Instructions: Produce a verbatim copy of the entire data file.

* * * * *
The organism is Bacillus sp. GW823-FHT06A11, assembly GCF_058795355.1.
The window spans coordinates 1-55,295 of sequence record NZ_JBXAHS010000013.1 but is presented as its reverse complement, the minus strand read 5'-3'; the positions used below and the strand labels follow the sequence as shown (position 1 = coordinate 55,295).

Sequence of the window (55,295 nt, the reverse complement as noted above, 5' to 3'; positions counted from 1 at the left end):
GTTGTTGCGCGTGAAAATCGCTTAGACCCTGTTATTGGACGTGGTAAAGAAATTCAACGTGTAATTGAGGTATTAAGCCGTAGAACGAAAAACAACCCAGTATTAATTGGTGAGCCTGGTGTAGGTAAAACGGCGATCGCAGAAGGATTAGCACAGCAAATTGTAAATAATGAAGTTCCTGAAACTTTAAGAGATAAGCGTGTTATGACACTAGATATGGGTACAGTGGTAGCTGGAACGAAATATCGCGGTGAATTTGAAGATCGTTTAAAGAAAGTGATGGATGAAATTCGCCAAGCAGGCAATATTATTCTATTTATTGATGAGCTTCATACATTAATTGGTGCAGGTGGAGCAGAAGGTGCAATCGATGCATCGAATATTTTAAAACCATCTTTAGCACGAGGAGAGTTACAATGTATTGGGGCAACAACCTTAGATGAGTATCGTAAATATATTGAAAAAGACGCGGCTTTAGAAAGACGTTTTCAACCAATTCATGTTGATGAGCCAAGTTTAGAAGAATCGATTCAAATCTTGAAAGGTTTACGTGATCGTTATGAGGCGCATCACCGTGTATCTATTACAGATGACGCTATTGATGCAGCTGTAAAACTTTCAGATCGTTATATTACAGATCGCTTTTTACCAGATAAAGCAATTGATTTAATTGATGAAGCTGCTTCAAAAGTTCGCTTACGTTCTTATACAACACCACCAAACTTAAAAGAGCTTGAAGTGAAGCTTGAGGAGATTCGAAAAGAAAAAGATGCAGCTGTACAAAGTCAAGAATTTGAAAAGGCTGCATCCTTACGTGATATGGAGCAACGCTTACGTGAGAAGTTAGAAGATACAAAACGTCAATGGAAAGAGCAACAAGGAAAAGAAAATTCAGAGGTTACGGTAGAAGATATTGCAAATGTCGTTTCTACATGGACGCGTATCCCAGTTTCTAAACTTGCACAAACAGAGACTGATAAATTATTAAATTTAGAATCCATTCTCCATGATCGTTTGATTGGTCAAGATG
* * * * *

The organism is Bacillus sp. GW823-FHT06A11, assembly GCF_058795355.1.
The window spans coordinates 1-55,295 of sequence record NZ_JBXAHS010000013.1 but is presented as its reverse complement, the minus strand read 5'-3'; the positions used below and the strand labels follow the sequence as shown (position 1 = coordinate 55,295).

Sequence of the window (55,295 nt, the reverse complement as noted above, 5' to 3'; positions counted from 1 at the left end):
GTTGTTGCGCGTGAAAATCGCTTAGACCCTGTTATTGGACGTGGTAAAGAAATTCAACGTGTAATTGAGGTATTAAGCCGTAGAACGAAAAACAACCCAGTATTAATTGGTGAGCCTGGTGTAGGTAAAACGGCGATCGCAGAAGGATTAGCACAGCAAATTGTAAATAATGAAGTTCCTGAAACTTTAAGAGATAAGCGTGTTATGACACTAGATATGGGTACAGTGGTAGCTGGAACGAAATATCGCGGTGAATTTGAAGATCGTTTAAAGAAAGTGATGGATGAAATTCGCCAAGCAGGCAATATTATTCTATTTATTGATGAGCTTCATACATTAATTGGTGCAGGTGGAGCAGAAGGTGCAATCGATGCATCGAATATTTTAAAACCATCTTTAGCACGAGGAGAGTTACAATGTATTGGGGCAACAACCTTAGATGAGTATCGTAAATATATTGAAAAAGACGCGGCTTTAGAAAGACGTTTTCAACCAATTCATGTTGATGAGCCAAGTTTAGAAGAATCGATTCAAATCTTGAAAGGTTTACGTGATCGTTATGAGGCGCATCACCGTGTATCTATTACAGATGACGCTATTGATGCAGCTGTAAAACTTTCAGATCGTTATATTACAGATCGCTTTTTACCAGATAAAGCAATTGATTTAATTGATGAAGCTGCTTCAAAAGTTCGCTTACGTTCTTATACAACACCACCAAACTTAAAAGAGCTTGAAGTGAAGCTTGAGGAGATTCGAAAAGAAAAAGATGCAGCTGTACAAAGTCAAGAATTTGAAAAGGCTGCATCCTTACGTGATATGGAGCAACGCTTACGTGAGAAGTTAGAAGATACAAAACGTCAATGGAAAGAGCAACAAGGAAAAGAAAATTCAGAGGTTACGGTAGAAGATATTGCAAATGTCGTTTCTACATGGACGCGTATCCCAGTTTCTAAACTTGCACAAACAGAGACTGATAAATTATTAAATTTAGAATCCATTCTCCATGATCGTTTGATTGGTCAAGATG